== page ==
Top 3 Tips for Running a Thriving Dental Practice in 2021

The United States is currently close to “full employment,” which, according to economists, is when unemployment rates reach a point that businesses can’t find enough workers to fill their jobs.1 Despite record-high unemployment during the past year, dental patients should now be financially stable, and offices should return to their normal workload and income. Yet, according to American Dental Association (ADA) surveys, more than 60 percent of practices are still seeing fewer patients and lower collections than they were prior to 2020. Although there has been a significant improvement from a year ago, when 95 percent of practices were completely closed or only seeing emergency patients, practices need to get back to their preshut-down levels quickly and return to working on their long-term goals.

In this article, we’ll discuss three measures you can take to bring your practice back to full production, focusing on your patients’ health and their confidence visiting your office and by employing growth-focused business practices.

Ensure the Health of Your Patients and Staff

Dental offices took drastic measures to protect their patients and staff from COVID-19 over the past year. These preventive measures together with vaccinations have driven infections from a peak of 300,000 cases per day in January 2021 to 48,000 today.2 This is great news, but now is not the time to relax, according to the Centers for Disease Control (CDC)3. Continue safety practices, including:

  • Pay attention to infection and risk levels in your community. Consider postponing elective procedures if risks increase. Maintain safe practices such as using telemedicine where possible and asking patients to wait outside until their appointment time.
  • Make sure your patients and staff continue safe practices such as wearing surgical or cloth masks, washing hands, keeping safe distances and cleaning equipment.
  • Expand your services gradually. Provide services first to patients who are at high risk if treatment is delayed.

Restore Patient Confidence

Patients have likely been delaying treatment for two reasons: Due to lost income they have placed dental visits at a lower priority than other necessities, and they have not been comfortable visiting a healthcare facility.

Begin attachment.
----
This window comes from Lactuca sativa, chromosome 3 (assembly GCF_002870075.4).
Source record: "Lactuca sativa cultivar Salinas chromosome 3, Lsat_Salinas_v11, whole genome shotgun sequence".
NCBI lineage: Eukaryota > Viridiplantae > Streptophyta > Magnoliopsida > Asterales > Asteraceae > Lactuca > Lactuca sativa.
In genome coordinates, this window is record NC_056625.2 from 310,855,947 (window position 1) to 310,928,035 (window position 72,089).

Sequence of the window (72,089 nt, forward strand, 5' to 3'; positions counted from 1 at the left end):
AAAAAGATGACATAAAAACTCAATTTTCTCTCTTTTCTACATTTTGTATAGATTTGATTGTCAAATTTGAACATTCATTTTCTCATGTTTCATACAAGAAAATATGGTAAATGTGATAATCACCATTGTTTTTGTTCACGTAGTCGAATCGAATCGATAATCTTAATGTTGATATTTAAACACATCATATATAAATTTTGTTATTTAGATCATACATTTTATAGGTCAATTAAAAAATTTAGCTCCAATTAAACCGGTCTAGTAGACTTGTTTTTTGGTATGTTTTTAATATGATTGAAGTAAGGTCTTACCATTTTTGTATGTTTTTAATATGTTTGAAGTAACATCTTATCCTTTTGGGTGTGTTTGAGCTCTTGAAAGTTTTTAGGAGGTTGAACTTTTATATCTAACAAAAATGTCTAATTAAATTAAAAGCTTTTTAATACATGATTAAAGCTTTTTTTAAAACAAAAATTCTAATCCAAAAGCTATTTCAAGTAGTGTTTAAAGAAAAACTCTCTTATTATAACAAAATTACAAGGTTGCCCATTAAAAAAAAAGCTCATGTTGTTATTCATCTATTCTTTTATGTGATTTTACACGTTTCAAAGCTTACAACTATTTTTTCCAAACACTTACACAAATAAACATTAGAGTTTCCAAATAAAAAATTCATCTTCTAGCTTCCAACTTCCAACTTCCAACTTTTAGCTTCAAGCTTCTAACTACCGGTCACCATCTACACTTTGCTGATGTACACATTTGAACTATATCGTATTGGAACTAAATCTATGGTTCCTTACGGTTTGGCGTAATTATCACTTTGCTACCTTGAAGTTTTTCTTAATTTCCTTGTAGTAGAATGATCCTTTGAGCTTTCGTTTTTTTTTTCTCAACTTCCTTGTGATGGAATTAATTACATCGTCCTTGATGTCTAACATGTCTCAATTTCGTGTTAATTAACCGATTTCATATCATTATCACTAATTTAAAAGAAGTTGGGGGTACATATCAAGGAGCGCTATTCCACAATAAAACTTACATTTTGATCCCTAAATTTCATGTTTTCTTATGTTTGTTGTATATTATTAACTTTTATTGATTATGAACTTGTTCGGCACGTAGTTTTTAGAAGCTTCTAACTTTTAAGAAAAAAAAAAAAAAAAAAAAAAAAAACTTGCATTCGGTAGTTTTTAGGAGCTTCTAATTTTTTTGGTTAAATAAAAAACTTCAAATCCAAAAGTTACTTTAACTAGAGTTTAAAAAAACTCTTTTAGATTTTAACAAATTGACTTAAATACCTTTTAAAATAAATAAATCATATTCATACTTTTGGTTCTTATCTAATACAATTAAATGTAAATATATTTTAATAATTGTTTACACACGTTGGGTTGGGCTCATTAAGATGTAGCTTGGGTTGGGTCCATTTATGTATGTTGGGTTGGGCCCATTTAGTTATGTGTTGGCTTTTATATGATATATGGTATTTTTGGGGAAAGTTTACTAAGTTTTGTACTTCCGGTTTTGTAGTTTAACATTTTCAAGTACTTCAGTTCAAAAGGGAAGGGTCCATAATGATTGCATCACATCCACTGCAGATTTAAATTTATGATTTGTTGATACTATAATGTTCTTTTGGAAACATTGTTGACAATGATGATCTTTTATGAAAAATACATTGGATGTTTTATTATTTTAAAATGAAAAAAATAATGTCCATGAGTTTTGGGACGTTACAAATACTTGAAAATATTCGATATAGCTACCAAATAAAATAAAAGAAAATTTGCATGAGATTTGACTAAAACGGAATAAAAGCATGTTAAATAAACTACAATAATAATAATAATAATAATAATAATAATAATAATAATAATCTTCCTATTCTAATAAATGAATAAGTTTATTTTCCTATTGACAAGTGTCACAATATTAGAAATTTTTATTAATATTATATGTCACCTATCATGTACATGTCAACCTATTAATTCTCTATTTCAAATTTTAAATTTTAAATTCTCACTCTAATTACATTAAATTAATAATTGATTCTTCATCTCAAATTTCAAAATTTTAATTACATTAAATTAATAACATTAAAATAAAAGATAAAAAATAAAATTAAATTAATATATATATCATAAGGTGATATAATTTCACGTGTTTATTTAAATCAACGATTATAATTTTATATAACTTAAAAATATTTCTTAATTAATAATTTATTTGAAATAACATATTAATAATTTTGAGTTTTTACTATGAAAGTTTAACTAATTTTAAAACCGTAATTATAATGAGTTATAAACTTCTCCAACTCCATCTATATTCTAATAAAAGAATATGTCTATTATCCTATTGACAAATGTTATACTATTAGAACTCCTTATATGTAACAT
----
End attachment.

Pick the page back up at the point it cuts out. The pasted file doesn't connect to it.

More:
This is an opportunity for you to modify the messages you include when you contact patients for recare or send appointment reminders. Assure your patients that their personal as well as dental health are your greatest concerns, and list the measures your office has taken to protect them. Explain the procedures you expect them to follow, such as waiting outside. Don’t forget to include these messages in all your communications such as emails, texts, phone calls and postcards.

When patients come to your office, they should find a clean environment with plexiglass separating staff and patients, surgical masks on all your staff and staff sanitizing chairs and equipment.

Don’t forget in reminder communications and in person to educate patients about the importance of their dental health to their overall health.

Return to Sound Business Practices

The COVID-19 emergency inflicted unusual cost-cutting measures on most practices, but you should realize these were temporary, and now it’s time to get back to smart business principles.

If you abandoned standard practices such as reviewing your month-end reports, because they were too depressing, it’s time to resume studying the reports, following your long-term goals, setting short-term objectives, and holding daily huddles.

Now is the time to focus on your revenue, and employ whatever measures will ensure revenue exceeds expenses. This might mean altering the way you’ve done business in the past. Review business hours, procedures and referrals and modify them to meet your revenue demands. You’ve likely cut expenses to their minimum, and you might feel good about how frugal you’ve become, but you should now review your policies. Running a skeleton operation does allow you the power to grow. Consider that you need to invest. Restock supplies, invest in equipment, hire the right people and research the practice management software that will help your practice recover and grow.

Don’t forget your cash flow. Ninety percent of practices keep less than one month of cash to cover emergency expenses4, and we learned in this crisis that isn’t enough. A few practices have failed to reopen. Keep enough cash on hand, at least four months’ worth of operating expenses, to carry you through any future emergencies. It took from March 2020 to March 2021 before 50 percent of practices were back to business as usual. Most offices went two months with nearly zero patients, and then 60 percent recovered to lower to normal patient volumes.5

Although this past year has been a setback for many practices, 2021 can be the year your practice thrives. Stay vigilant in keeping your patients and staff safe and comfortable in your office, and rev your business engine back to full throttle with good practices and smart investments.

Dentrix is the business tool that connects your technology into one system, provides you with the intelligence to stay on top of your practice’s health, and helps your team work smarter.


Published: 05/07/2021
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